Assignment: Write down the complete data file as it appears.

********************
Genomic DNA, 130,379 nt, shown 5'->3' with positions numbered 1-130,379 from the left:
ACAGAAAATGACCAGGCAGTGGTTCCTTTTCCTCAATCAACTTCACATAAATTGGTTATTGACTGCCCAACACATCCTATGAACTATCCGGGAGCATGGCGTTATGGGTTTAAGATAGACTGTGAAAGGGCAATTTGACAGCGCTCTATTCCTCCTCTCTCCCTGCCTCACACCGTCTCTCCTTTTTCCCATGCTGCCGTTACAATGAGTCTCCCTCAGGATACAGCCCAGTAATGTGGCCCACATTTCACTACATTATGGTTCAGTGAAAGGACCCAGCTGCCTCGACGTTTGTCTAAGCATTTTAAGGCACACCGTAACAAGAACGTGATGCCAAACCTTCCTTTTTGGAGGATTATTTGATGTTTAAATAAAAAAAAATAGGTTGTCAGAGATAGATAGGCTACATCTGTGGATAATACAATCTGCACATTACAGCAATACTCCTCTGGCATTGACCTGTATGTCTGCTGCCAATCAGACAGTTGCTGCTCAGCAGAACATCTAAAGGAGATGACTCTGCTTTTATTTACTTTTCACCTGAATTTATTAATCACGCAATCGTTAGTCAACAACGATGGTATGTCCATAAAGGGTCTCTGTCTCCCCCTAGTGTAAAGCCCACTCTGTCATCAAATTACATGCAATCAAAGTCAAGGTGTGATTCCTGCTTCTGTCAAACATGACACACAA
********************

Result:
Genomic DNA, 130,379 nt, shown 5'->3' with positions numbered 1-130,379 from the left:
ACAGAAAATGACCAGGCAGTGGTTCCTTTTCCTCAATCAACTTCACATAAATTGGTTATTGACTGCCCAACACATCCTATGAACTATCCGGGAGCATGGCGTTATGGGTTTAAGATAGACTGTGAAAGGGCAATTTGACAGCGCTCTATTCCTCCTCTCTCCCTGCCTCACACCGTCTCTCCTTTTTCCCATGCTGCCGTTACAATGAGTCTCCCTCAGGATACAGCCCAGTAATGTGGCCCACATTTCACTACATTATGGTTCAGTGAAAGGACCCAGCTGCCTCGACGTTTGTCTAAGCATTTTAAGGCACACCGTAACAAGAACGTGATGCCAAACCTTCCTTTTTGGAGGATTATTTGATGTTTAAATAAAAAAAAATAGGTTGTCAGAGATAGATAGGCTACATCTGTGGATAATACAATCTGCACATTACAGCAATACTCCTCTGGCATTGACCTGTATGTCTGCTGCCAATCAGACAGTTGCTGCTCAGCAGAACATCTAAAGGAGATGACTCTGCTTTTATTTACTTTTCACCTGAATTTATTAATCACGCAATCGTTAGTCAACAACGATGGTATGTCCATAAAGGGTCTCTGTCTCCCCCTAGTGTAAAGCCCACTCTGTCATCAAATTACATGCAATCAAAGTCAAGGTGTGATTCCTGCTTCTGTCAAACATGACACACAA